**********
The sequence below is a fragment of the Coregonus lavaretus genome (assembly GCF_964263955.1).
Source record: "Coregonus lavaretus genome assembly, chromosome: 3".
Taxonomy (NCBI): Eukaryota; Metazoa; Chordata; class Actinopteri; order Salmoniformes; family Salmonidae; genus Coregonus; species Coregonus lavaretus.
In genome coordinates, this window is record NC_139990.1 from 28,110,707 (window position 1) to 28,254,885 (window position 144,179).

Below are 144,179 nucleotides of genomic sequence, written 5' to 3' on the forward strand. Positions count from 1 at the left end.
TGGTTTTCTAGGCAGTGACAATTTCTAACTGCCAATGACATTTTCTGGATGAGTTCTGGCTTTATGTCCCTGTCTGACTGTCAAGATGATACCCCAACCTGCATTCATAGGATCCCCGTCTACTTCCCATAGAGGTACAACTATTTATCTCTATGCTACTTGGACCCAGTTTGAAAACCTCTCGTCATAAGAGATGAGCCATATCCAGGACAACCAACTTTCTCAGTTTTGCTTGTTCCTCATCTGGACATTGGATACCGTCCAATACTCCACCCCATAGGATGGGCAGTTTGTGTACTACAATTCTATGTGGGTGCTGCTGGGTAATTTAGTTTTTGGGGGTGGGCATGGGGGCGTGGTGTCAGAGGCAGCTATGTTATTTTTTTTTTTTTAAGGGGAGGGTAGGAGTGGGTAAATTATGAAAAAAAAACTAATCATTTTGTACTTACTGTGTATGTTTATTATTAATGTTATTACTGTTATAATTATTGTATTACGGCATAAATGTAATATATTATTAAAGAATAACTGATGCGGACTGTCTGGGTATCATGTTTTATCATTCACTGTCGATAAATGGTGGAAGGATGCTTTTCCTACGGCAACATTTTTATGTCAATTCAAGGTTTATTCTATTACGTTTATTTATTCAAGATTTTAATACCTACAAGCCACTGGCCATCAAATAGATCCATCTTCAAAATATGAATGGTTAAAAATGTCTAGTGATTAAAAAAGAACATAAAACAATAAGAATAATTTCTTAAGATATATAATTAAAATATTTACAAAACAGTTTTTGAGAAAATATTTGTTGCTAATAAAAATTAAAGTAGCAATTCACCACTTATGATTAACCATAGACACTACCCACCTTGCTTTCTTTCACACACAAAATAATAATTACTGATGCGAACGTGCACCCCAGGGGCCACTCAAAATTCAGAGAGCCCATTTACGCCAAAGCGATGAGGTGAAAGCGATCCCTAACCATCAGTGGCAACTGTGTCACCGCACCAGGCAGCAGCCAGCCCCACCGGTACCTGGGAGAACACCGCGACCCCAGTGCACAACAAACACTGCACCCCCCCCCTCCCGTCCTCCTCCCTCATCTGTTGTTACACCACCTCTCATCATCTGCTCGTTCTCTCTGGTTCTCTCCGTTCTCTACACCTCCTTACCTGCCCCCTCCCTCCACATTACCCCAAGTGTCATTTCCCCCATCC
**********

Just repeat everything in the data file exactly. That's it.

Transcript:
The sequence below is a fragment of the Coregonus lavaretus genome (assembly GCF_964263955.1).
Source record: "Coregonus lavaretus genome assembly, chromosome: 3".
Taxonomy (NCBI): Eukaryota; Metazoa; Chordata; class Actinopteri; order Salmoniformes; family Salmonidae; genus Coregonus; species Coregonus lavaretus.
In genome coordinates, this window is record NC_139990.1 from 28,110,707 (window position 1) to 28,254,885 (window position 144,179).

Below are 144,179 nucleotides of genomic sequence, written 5' to 3' on the forward strand. Positions count from 1 at the left end.
TGGTTTTCTAGGCAGTGACAATTTCTAACTGCCAATGACATTTTCTGGATGAGTTCTGGCTTTATGTCCCTGTCTGACTGTCAAGATGATACCCCAACCTGCATTCATAGGATCCCCGTCTACTTCCCATAGAGGTACAACTATTTATCTCTATGCTACTTGGACCCAGTTTGAAAACCTCTCGTCATAAGAGATGAGCCATATCCAGGACAACCAACTTTCTCAGTTTTGCTTGTTCCTCATCTGGACATTGGATACCGTCCAATACTCCACCCCATAGGATGGGCAGTTTGTGTACTACAATTCTATGTGGGTGCTGCTGGGTAATTTAGTTTTTGGGGGTGGGCATGGGGGCGTGGTGTCAGAGGCAGCTATGTTATTTTTTTTTTTTTAAGGGGAGGGTAGGAGTGGGTAAATTATGAAAAAAAAACTAATCATTTTGTACTTACTGTGTATGTTTATTATTAATGTTATTACTGTTATAATTATTGTATTACGGCATAAATGTAATATATTATTAAAGAATAACTGATGCGGACTGTCTGGGTATCATGTTTTATCATTCACTGTCGATAAATGGTGGAAGGATGCTTTTCCTACGGCAACATTTTTATGTCAATTCAAGGTTTATTCTATTACGTTTATTTATTCAAGATTTTAATACCTACAAGCCACTGGCCATCAAATAGATCCATCTTCAAAATATGAATGGTTAAAAATGTCTAGTGATTAAAAAAGAACATAAAACAATAAGAATAATTTCTTAAGATATATAATTAAAATATTTACAAAACAGTTTTTGAGAAAATATTTGTTGCTAATAAAAATTAAAGTAGCAATTCACCACTTATGATTAACCATAGACACTACCCACCTTGCTTTCTTTCACACACAAAATAATAATTACTGATGCGAACGTGCACCCCAGGGGCCACTCAAAATTCAGAGAGCCCATTTACGCCAAAGCGATGAGGTGAAAGCGATCCCTAACCATCAGTGGCAACTGTGTCACCGCACCAGGCAGCAGCCAGCCCCACCGGTACCTGGGAGAACACCGCGACCCCAGTGCACAACAAACACTGCACCCCCCCCCTCCCGTCCTCCTCCCTCATCTGTTGTTACACCACCTCTCATCATCTGCTCGTTCTCTCTGGTTCTCTCCGTTCTCTACACCTCCTTACCTGCCCCCTCCCTCCACATTACCCCAAGTGTCATTTCCCCCATCC